8. 8. Pressure Ulcer Presentation <ul><li>Braden Scale </li></ul><ul><li>New Stages of Pressure Ulcer </li></ul><ul><ul><li>New as of February 2007 </li></ul></ul><ul><ul><ul><li>(Suspected) Deep Tissue Injury </li></ul></ul></ul><ul><ul><ul><li>Stage 1 </li></ul></ul></ul><ul><ul><ul><li>Stage II </li></ul></ul></ul><ul><ul><ul><li>Stage III </li></ul></ul></ul><ul><ul><ul><li>Stage IV </li></ul></ul></ul><ul><ul><ul><li>Unstageable </li></ul></ul></ul>
    9. 9. Pressure Ulcer Presentation <ul><li>Suspected deep tissue injury </li></ul><ul><ul><li>Purple or maroon localized area of discolored intact skin or blood-filled blister due to damage of underlying soft tissue from pressure and/or shear </li></ul></ul>
    10. 10. Pressure Ulcer Presentation <ul><li>Stage I </li></ul><ul><ul><li>Nonblanchable erythematic </li></ul></ul><ul><li>Treatment </li></ul><ul><ul><li>Repositioning </li></ul></ul><ul><ul><li>Relieving devices </li></ul></ul><ul><ul><li>Heel or elbow protectors </li></ul></ul><ul><ul><li>Skin barriers </li></ul></ul>
    11. 11. Pressure Ulcer Presentation <ul><li>Stage 2 </li></ul><ul><ul><li>Partial thickness loss of dermis as a shallow crater </li></ul></ul><ul><ul><li>Pink wound bed </li></ul></ul><ul><ul><li>No slough (yellow) </li></ul></ul><ul><ul><li>May be intact or open blister </li></ul></ul>
    12. 12. Pressure Ulcer Presentation <ul><li>Stage III </li></ul><ul><ul><li>Full thickness tissue loss </li></ul></ul><ul><ul><li>Subcutaneous fat may be visible but bone, tendon, or muscle not exposed </li></ul></ul><ul><ul><li>Slough may be present but not the depth of the tissue loss </li></ul></ul>
    13. 13. Pressure Ulcer Presentation <ul><li>Stage IV </li></ul><ul><ul><li>Full thickness loss with exposed bone or tendon </li></ul></ul><ul><ul><li>Slough or eschar can be visible in some parts of the wound bed </li></ul></ul><ul><ul><li>Can include tunneling or undermining </li></ul></ul>
    14. 14. Pressure Ulcer Presentation <ul><li>Unstageable </li></ul><ul><ul><li>Full thickness tissue loss with base covered by eschar (black, tan, brown, or slough (yellow, green, tan, gray, or brown) </li></ul></ul>
    15. 15. Pressure Ulcer Presentation <ul><li>Nurses’ responsibility </li></ul><ul><ul><li>Address issue immediately </li></ul></ul><ul><ul><li>Start pressure ulcer preventative measures as soon as MD is notified </li></ul></ul><ul><ul><li>Turn patient q 2hours </li></ul></ul><ul><ul><li>Inform dietician if open wound is present </li></ul></ul><ul><ul><li>Measure/describe wound on admission </li></ul></ul><ul><ul><ul><li>and weekly </li></ul></ul></ul>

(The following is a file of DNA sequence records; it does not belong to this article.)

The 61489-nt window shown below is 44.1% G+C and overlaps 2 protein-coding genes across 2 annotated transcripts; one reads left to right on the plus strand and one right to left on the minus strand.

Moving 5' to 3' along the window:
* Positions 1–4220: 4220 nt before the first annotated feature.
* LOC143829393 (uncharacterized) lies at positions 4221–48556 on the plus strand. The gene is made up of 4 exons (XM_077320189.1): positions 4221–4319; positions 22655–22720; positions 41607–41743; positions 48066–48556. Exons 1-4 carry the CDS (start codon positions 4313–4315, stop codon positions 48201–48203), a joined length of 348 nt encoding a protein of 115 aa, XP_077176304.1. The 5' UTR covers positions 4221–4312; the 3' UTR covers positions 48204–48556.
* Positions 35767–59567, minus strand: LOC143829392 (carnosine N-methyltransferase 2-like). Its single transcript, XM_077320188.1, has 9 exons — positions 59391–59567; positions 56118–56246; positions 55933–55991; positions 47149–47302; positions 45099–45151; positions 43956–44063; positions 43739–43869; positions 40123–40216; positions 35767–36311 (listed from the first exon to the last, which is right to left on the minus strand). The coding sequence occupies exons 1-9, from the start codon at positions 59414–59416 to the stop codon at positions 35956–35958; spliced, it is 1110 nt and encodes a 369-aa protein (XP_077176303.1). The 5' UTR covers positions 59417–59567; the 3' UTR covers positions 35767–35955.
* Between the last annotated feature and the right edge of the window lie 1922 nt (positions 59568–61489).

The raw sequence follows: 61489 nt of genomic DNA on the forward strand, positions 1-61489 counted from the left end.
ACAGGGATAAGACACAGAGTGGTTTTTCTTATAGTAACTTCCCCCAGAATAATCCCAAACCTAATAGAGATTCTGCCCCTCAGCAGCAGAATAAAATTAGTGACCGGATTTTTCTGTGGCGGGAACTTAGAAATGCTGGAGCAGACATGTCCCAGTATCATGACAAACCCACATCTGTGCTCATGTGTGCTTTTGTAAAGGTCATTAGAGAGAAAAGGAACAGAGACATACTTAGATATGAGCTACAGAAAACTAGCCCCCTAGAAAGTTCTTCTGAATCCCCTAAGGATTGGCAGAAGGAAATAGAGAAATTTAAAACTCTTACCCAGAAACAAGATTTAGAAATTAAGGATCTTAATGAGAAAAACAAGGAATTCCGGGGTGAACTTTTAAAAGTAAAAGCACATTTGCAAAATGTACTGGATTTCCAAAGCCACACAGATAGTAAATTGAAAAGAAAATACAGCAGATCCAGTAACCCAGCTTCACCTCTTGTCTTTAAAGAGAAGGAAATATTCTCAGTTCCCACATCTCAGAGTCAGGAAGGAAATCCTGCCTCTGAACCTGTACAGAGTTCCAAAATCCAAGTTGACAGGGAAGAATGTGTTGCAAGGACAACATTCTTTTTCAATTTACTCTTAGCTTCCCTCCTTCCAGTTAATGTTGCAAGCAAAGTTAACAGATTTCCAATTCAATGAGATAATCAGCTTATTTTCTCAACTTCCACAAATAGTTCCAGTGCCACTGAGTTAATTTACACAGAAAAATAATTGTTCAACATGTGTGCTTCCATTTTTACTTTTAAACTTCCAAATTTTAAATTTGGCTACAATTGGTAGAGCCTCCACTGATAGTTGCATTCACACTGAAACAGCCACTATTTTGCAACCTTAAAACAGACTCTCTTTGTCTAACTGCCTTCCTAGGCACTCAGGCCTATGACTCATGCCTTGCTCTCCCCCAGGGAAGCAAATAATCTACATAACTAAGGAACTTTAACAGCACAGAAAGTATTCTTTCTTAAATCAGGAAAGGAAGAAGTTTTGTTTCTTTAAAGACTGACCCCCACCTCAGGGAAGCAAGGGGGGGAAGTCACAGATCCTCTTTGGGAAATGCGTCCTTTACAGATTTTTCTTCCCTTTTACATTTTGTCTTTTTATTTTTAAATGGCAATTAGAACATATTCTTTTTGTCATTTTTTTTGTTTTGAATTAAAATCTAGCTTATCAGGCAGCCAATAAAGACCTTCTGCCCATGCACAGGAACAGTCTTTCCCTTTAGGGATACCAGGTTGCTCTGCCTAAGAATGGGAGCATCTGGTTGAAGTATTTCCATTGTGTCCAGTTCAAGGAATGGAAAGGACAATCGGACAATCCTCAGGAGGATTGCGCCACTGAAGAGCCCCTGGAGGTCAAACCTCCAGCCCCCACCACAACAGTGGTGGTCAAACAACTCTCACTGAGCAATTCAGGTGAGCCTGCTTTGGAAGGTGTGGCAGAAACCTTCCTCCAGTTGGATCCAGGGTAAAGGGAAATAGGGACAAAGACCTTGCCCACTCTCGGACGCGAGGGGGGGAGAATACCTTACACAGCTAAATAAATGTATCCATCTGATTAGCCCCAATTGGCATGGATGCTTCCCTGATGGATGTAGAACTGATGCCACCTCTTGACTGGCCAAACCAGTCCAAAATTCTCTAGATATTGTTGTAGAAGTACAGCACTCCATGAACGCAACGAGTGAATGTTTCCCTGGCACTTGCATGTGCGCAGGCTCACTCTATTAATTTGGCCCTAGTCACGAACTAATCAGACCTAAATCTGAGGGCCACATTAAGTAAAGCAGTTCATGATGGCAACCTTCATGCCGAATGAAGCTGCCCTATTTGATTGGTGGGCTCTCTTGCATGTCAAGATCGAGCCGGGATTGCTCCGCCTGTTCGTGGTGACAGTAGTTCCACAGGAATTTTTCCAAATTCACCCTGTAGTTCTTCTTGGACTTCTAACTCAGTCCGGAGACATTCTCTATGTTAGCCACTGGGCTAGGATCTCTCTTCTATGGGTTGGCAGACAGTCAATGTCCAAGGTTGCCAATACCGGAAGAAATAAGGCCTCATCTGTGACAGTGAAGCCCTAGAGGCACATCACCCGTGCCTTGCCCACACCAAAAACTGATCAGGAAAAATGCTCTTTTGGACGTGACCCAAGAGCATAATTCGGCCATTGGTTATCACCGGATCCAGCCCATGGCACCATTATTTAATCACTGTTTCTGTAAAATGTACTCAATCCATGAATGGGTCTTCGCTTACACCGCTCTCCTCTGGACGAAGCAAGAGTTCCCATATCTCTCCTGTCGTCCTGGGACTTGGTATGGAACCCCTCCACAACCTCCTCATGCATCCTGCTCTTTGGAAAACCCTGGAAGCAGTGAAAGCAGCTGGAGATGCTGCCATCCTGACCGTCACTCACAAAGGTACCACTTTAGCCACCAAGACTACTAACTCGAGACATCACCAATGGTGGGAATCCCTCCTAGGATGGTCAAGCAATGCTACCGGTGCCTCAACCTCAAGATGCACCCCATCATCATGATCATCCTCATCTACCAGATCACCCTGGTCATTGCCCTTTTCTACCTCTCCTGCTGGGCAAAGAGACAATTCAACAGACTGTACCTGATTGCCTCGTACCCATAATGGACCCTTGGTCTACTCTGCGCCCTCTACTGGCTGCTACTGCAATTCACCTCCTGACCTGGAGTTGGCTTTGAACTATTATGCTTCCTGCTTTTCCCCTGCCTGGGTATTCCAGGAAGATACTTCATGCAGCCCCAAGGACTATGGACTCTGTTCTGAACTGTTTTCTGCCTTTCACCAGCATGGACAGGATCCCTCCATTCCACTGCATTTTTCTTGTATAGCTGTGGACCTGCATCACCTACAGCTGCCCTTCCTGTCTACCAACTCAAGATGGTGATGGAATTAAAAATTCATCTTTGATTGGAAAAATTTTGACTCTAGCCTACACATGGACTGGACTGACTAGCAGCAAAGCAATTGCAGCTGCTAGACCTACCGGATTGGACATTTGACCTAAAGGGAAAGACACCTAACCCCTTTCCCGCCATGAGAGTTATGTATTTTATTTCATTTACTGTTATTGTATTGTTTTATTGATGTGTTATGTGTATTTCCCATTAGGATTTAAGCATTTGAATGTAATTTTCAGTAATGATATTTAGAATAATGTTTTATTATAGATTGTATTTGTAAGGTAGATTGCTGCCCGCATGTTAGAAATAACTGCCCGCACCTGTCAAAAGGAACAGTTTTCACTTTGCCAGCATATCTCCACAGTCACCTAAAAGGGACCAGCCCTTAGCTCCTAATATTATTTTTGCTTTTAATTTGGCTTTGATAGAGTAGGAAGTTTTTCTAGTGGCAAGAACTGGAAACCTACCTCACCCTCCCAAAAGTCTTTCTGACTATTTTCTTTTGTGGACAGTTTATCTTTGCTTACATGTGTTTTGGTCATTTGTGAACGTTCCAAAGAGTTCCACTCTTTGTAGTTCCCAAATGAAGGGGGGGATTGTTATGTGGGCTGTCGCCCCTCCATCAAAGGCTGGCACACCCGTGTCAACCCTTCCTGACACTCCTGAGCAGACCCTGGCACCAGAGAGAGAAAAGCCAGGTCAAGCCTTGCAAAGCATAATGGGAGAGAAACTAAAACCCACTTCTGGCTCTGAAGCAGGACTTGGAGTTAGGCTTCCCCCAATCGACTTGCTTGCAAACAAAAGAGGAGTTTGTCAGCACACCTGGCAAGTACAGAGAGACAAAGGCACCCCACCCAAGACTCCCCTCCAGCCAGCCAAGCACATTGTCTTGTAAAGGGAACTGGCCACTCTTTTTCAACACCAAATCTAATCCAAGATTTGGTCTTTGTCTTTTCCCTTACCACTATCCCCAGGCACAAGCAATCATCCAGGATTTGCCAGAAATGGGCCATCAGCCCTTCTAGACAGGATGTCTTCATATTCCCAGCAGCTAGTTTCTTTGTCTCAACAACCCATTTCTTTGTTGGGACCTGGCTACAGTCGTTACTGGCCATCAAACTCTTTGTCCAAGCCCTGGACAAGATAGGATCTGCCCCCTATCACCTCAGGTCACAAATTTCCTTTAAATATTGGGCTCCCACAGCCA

16. 16. Pressure Ulcer Presentation <ul><li>Nursing Assistant’s responsibility </li></ul><ul><ul><li>Turn resident/patient every 2 hours </li></ul></ul><ul><ul><li>Provide peri-rectal care after each incontinent episode </li></ul></ul><ul><ul><li>Apply lotion or cream after each incontinent episode (DO NOT MASSAGE) </li></ul></ul><ul><ul><li>Report any skin integrity issue to primary care nurse </li></ul></ul><ul><ul><li>Assist primary care nurse as needed with wound care (as set by each facility) </li></ul></ul>
    17. 17. Pressure Ulcer Presentation <ul><li>Treatments </li></ul><ul><ul><li>Heel protectors </li></ul></ul><ul><ul><li>Turn q 2 hours </li></ul></ul><ul><ul><li>Specialty mattress </li></ul></ul><ul><ul><li>Creams, ointments, dressings, wound vac as ordered by MD </li></ul></ul><ul><ul><li>Nutritional support i.e. dietary consult, increase protein, vitamin support (Vitamin C and Zinc) </li></ul></ul>
    18. 18. Pressure Ulcer Presentation
    19. 19. Conclusion <ul><li>PREVENTION </li></ul>
    20. 20. Pressure Ulcer Presentation <ul><li>Reference </li></ul><ul><li>National Pressure Ulcer Advisory Panel (2007). </li></ul><ul><li>Black, J. M. & Black, S. B. (2004). Deep tissue injury, case study. Wounds from </li></ul>